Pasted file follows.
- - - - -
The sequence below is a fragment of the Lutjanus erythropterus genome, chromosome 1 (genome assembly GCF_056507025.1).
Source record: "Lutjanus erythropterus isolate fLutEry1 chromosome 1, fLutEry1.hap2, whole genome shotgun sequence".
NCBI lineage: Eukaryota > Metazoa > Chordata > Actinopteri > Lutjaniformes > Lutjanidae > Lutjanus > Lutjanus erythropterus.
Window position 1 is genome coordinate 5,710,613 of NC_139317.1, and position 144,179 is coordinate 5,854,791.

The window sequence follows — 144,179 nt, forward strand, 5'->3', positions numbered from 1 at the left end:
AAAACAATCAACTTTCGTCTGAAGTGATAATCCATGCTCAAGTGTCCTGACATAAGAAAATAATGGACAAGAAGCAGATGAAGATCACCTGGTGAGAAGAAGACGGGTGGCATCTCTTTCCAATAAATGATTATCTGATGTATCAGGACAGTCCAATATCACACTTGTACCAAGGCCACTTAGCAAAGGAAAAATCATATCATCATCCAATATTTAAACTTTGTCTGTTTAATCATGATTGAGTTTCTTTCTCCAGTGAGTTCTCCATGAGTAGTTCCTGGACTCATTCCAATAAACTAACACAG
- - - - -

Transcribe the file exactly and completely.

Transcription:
The sequence below is a fragment of the Lutjanus erythropterus genome, chromosome 1 (genome assembly GCF_056507025.1).
Source record: "Lutjanus erythropterus isolate fLutEry1 chromosome 1, fLutEry1.hap2, whole genome shotgun sequence".
NCBI lineage: Eukaryota > Metazoa > Chordata > Actinopteri > Lutjaniformes > Lutjanidae > Lutjanus > Lutjanus erythropterus.
Window position 1 is genome coordinate 5,710,613 of NC_139317.1, and position 144,179 is coordinate 5,854,791.

The window sequence follows — 144,179 nt, forward strand, 5'->3', positions numbered from 1 at the left end:
AAAACAATCAACTTTCGTCTGAAGTGATAATCCATGCTCAAGTGTCCTGACATAAGAAAATAATGGACAAGAAGCAGATGAAGATCACCTGGTGAGAAGAAGACGGGTGGCATCTCTTTCCAATAAATGATTATCTGATGTATCAGGACAGTCCAATATCACACTTGTACCAAGGCCACTTAGCAAAGGAAAAATCATATCATCATCCAATATTTAAACTTTGTCTGTTTAATCATGATTGAGTTTCTTTCTCCAGTGAGTTCTCCATGAGTAGTTCCTGGACTCATTCCAATAAACTAACACAG